“Income inequalities are greater than at any time in the last 70 years. Small elites have amassed vast fortunes and massive political power. While for the vast majority of people, living standards have declined and job security has disappeared.” These are the opening lines of the Australian Council of Trade Unions’ (ACTU) new report, Rising Inequality: An Australian Reality.
The report confirms what many of us already feel; that the top 1% of the population have benefited immensely from the long economic boom, while the rest of us are struggling to make ends meet.
Years of stagnant wages has forced people to alter their spending habits. Today workers spend a greater share of their wages on essential items. Housing is by far the biggest cost, followed by food and transport. The portion of our income we once allocated for ‘discretionary’ spending is shrinking.
Making matters worse, many of us are over-indebted. A recent survey showed that an incredible 407,000 Sydney households are over-indebted. This means that they owe at least three times more than they earn in a year. For these people a job loss, or even a modest interest rate rise, could push them over the edge.
At the top end of town things couldn’t be any more different. The nation’s ten richest people have more than $77 billion dollars between them! This is roughly double the government’s entire yearly spend on education, or enough to build some 40 state of the art hospitals!
The working class’ share of national income is now at its lowest level in more than 50 years and low wage growth is a major contributor to the inequality that exists.
The ACTU’s report shows that the number of workers on Award rates has increased dramatically in recent years. Less and less are the unions able to secure enterprise agreements that lock in wages and conditions over and above the minimum. This leads many to question the relevancy of unions.
This is a tragedy because as the ACTU point out: “Unions are the essential element to keeping inequality in check.” Or more correctly, they should be. And they could be if they adopted a different approach to winning a bigger share of the wealth created.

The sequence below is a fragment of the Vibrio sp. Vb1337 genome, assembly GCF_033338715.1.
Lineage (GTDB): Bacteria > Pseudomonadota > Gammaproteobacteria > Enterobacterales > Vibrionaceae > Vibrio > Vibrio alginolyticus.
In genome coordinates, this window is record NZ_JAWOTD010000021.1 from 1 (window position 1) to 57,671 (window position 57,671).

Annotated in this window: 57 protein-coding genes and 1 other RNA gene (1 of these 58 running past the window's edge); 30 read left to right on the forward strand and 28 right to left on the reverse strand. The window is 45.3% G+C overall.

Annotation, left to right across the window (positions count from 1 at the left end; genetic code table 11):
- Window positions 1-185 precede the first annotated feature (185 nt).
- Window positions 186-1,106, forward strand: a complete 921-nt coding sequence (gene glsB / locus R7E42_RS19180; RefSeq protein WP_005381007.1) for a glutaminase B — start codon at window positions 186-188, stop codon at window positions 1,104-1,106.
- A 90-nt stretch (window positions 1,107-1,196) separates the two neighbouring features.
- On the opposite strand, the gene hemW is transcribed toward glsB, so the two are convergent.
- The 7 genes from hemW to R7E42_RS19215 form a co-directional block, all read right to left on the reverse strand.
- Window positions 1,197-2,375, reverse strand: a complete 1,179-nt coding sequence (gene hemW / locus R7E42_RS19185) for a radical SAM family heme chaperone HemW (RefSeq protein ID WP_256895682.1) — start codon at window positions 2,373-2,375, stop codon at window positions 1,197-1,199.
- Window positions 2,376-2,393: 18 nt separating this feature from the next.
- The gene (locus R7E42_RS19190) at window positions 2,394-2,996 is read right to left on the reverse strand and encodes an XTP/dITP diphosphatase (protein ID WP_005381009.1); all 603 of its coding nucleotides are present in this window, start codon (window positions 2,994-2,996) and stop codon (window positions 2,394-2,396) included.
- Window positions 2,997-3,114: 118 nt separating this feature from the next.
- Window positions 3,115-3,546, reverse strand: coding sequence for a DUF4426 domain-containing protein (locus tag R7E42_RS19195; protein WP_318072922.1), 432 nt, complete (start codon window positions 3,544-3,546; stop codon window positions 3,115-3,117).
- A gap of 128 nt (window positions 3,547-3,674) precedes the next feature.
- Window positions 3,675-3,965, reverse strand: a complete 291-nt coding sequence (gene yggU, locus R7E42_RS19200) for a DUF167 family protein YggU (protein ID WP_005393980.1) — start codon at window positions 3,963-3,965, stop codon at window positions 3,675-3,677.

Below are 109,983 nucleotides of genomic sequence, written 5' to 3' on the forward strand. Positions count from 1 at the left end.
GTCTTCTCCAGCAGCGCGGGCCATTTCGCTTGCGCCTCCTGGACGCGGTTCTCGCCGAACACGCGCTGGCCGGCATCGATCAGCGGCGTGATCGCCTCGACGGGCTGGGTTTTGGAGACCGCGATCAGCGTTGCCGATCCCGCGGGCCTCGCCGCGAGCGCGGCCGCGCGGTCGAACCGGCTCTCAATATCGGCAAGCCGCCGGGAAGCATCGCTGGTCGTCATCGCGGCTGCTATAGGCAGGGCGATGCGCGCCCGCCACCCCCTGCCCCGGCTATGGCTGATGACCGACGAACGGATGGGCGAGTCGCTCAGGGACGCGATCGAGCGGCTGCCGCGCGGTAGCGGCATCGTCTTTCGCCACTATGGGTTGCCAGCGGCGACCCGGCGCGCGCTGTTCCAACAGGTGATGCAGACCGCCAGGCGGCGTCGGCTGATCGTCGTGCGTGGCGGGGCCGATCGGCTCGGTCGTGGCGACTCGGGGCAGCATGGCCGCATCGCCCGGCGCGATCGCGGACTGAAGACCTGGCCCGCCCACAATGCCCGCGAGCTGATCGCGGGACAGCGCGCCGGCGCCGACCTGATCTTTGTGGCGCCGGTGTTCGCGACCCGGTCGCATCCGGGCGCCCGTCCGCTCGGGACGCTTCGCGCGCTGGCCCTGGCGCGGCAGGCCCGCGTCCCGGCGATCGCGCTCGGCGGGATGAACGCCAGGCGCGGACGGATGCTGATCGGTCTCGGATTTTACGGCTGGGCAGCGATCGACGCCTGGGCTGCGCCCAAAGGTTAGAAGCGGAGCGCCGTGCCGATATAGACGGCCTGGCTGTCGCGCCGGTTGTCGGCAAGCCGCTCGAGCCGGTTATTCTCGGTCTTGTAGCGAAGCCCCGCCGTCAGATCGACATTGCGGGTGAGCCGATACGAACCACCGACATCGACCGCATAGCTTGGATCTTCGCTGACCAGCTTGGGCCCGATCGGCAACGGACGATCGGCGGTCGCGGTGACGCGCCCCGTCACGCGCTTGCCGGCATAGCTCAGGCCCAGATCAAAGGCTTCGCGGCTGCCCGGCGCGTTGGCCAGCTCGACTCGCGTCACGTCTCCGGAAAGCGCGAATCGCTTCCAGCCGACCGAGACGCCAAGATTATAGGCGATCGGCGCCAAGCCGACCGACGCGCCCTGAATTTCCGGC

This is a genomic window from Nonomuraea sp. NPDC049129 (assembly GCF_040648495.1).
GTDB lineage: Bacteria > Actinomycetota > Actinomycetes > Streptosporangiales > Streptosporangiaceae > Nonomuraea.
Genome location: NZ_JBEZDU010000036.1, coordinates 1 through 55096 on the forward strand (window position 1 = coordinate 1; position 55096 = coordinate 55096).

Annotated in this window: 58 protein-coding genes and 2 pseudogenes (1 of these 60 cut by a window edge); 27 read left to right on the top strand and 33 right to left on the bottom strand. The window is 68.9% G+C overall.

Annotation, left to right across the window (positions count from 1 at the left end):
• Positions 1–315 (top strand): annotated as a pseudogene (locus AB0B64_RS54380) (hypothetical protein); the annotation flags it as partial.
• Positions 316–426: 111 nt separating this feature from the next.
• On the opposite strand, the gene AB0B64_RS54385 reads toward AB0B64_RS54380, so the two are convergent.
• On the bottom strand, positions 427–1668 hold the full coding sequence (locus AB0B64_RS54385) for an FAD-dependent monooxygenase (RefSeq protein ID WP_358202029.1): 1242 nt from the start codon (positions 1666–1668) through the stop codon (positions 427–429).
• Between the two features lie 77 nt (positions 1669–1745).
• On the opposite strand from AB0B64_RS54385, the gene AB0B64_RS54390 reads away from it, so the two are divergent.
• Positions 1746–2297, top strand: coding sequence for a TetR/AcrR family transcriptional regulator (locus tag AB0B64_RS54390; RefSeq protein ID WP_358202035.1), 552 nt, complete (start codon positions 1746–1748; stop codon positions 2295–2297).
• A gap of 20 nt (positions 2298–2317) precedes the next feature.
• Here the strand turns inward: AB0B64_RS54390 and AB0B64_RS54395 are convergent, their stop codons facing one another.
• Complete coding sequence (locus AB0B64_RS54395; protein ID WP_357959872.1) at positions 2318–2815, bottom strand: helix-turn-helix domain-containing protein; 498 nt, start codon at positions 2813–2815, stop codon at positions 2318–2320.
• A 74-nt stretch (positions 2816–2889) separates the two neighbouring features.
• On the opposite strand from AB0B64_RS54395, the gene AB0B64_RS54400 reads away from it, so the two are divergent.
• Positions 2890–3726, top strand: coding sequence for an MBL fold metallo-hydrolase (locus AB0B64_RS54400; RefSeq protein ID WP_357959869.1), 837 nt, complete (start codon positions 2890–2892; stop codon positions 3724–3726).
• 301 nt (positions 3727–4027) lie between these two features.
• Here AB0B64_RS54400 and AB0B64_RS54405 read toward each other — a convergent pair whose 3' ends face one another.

The ACTU argues that the union movement’s role has been weakened by draconian labour laws and the expansion of precarious work. There is no doubt that anti-union laws have hindered the ability of unions to organise, and that casualisation makes it more difficult to hold on to union members. But agreeing on the problem is different from adopting the right solution.
The ACTU’s report is packed full of compelling facts and figures but its conclusions read like a desperate cry for help. Far from outlining a fighting strategy to win real gains for working people it merely tries to give advice to the powers-that-be, calling on them to better manage the crisis ridden capitalist system.
Their hope is that the Labor Party will come to power and get rid of the anti-union laws. This is a pipedream. Many of the anti-union laws in place now were actually introduced by Labor. Their pro-big business polices have contributed to wealth inequality just the same as the Liberals.
Rather than begging the major parties to “change the rules” the trade union movement needs to wage a real struggle and force the change we need onto the agenda. In the past, a bigger share of the wealth was won by workers withdrawing their labour and building mass movements with bold demands. We need to readopt that approach today.
Side by side with a return to industrial action, the trade union movement needs to ditch the Labor Party and build a political alternative that embraces real working class politics.
We need a party that will fight for socialist policies. For example, hundreds of billions of dollars could be raised if we increased taxes on big business. Hundreds of billions more could be utilised if we brought key sectors of the economy into public hands and removed the profit motive.
These billions could be invested in public housing to make it free for many. This money could also be used to make public transport free, and even to subsidise food. Given these are the things that working people spend the bulk of their wages on, it would be a huge boost to their standard of living, even before wages began to be increased.
It will only be politics like this, coupled with a fighting approach, that will turn the tide against wealth inequality and make the trade union movement relevant again.
Editorial comment from the October 2017 issue of The Socialist